By default, OpenVPN users would not be able to access the remote subnets because their traffic originates from the 192.168.179.0/28 subnet. We need to masquerade, so it looks like they come from the 10.0.0.0/24 subnet. We can add a NAT rule for that.
When creating the “Auto VPN” I noticed that for one, there was only an option to “daisy chain” the sites, instead of a hub/spoke/mesh hybrid that I would usually deploy based on traffic logic. I decided to try it out as with this certain client there was a version of the “chain” that would work.
: I removed the Auto VPN connections and started setting up the Manual IPsec, tedious yes, but whatever it takes… I tinkered around for a long time, but in the end found that the default settings for the connection do not work either and were producing very similar results. What did work however was:
We’ve rolled out Ubiquiti’s UniFi hardware for many customers, it’s a great alternative to Cisco Meraki given their high price point and required licensing, for small businesses. We host dashboards at Linode and AWS for central management, and are able to create secondary admins for sites where required.
Now, define the site-to-site connection. First we set-up authentication. We set-up our public IP address as ID, otherwise the connection would be initiated with our address, which is still internal.
A classic IPSec tunnel is a weird beast. It does not use a dedicated interface like OpenVPN with its own NAT rules. Instead your WAN port is used for external traffic. You have probably set-up your WAN port to masquerade external traffic:
Before you get started, make sure to write down the name and password of each Wi-Fi network currently configured on your router. You might have just one; I've seen houses that had five. You'll want to note these so you can recreate them verbatim after the factory reset.
In some ways this is the easier step, as it can often be done within the confines of your router's dashboard. Firmware is just the core software that operates the router, and updating it usually involves little more than a download and a few automated router restarts.
To connect business networks to each other a site-to-site IPSec is often employed. An IPSec connection is widely supported by corporate routing appliances like Cisco ASA, Sonicwall, Kerio and others. It happens Ubiquiti Edgerouters also support IPSec. In our case we needed to implement a site-to-site IPSec connection, with our Ubiquiti being inside a NAT network. This guide will show you how you can implement an IPSec site-to-site connection with your Edgerouter being NATted.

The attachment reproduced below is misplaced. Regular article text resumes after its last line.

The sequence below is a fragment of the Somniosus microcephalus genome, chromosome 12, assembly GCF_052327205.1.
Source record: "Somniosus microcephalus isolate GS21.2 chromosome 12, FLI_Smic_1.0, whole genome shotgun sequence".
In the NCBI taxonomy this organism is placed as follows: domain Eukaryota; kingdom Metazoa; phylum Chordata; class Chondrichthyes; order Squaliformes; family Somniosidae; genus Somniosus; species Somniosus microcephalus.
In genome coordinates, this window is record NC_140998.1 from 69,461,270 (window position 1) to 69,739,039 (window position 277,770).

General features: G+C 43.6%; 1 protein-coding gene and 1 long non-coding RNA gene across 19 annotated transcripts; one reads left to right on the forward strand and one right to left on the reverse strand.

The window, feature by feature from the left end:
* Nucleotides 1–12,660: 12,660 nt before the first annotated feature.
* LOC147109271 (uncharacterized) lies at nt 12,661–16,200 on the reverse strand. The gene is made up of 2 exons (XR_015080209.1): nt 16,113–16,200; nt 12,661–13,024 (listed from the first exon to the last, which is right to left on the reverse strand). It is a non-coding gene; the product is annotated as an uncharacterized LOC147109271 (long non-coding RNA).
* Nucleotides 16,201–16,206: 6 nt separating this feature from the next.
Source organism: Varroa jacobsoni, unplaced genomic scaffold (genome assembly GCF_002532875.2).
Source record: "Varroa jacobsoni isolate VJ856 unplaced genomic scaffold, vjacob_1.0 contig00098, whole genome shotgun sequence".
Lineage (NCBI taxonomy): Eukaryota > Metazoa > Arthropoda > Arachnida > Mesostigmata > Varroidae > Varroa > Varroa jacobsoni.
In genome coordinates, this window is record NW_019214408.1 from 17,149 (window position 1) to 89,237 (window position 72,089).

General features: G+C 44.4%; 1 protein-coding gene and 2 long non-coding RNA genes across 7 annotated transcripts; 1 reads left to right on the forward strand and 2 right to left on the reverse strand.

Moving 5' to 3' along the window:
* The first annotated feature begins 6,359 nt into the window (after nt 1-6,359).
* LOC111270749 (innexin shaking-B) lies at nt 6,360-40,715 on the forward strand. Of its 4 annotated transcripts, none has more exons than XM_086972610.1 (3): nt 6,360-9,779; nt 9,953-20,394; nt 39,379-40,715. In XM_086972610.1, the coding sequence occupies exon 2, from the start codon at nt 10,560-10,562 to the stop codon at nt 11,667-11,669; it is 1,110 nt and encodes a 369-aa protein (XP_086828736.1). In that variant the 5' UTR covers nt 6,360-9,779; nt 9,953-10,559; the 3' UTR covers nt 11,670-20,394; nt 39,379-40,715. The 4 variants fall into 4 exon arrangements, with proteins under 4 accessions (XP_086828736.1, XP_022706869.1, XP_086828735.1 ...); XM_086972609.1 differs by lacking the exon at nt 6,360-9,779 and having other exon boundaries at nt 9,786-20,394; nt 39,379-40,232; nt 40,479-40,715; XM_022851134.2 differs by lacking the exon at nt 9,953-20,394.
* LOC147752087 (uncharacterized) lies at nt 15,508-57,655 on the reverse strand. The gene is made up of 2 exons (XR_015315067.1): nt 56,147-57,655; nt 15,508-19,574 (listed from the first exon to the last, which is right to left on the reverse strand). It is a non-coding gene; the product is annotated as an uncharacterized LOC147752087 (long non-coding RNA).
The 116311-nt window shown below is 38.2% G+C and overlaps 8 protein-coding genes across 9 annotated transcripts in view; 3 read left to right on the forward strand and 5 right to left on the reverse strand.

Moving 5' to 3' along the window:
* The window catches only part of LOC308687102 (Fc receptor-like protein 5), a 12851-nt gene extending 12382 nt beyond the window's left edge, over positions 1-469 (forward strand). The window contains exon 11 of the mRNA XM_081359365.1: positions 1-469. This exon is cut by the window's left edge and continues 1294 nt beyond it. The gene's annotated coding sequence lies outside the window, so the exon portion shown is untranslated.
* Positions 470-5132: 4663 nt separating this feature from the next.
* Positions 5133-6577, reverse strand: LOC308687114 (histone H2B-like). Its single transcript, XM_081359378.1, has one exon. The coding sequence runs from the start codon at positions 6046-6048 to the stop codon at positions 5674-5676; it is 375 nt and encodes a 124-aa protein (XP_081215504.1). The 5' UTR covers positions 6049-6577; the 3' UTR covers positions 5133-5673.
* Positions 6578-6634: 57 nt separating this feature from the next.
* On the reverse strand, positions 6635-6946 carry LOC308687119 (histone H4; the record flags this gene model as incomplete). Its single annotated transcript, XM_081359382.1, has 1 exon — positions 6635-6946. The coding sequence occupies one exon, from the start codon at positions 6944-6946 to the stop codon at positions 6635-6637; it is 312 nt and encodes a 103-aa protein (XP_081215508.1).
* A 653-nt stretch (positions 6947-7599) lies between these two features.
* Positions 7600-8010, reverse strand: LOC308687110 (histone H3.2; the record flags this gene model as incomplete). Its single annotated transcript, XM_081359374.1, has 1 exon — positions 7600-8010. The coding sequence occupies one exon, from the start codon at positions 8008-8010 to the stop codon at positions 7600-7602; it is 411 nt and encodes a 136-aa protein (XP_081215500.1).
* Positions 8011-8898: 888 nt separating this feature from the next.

Check out the winter 2018 issue of CNET Magazine to find out why Stranger Thing’s David Harbour danced with penguins, and discover the mining town in the Australian Outback where everyone lives underground. You can also retrace a famous fossil hunt in Mongolia from behind the wheel of an Infinity SUV, and learn how Reddit helped one reporter tackle her biggest insecurity.
In this guide you have read how you can set-up an IPSec connection from EdgeOS to a Cisco ASA appliance, with the Edgerouter being NATted. I had spent quite a lot of time setting this up, due to missing examples online so I hope this is useful to someone!
When it's done, you'll have to venture into the dashboard and recreate your networks. Thankfully, with your firmware upgraded and any trace of VPNFilter eradicated, you be safeguarded from future attacks -- of this particular malware, anyway.
: I could ping any of the servers from any of the servers, and figured it should be working fine. NSLOOKUP returned accurate results and I could ping both with “server” and “server.domain.local” without any issue. I could browse to \\server and see the list of shares. REPADMIN /showreps appeared to be showing that replication was going on between domain controllers.
This happens because the VPN tunnel is lazily initialized. If no traffic is generated to the remote subnets the tunnel is not initialized. Try pinging to a host at the other side from a host in your local LAN or use the following command: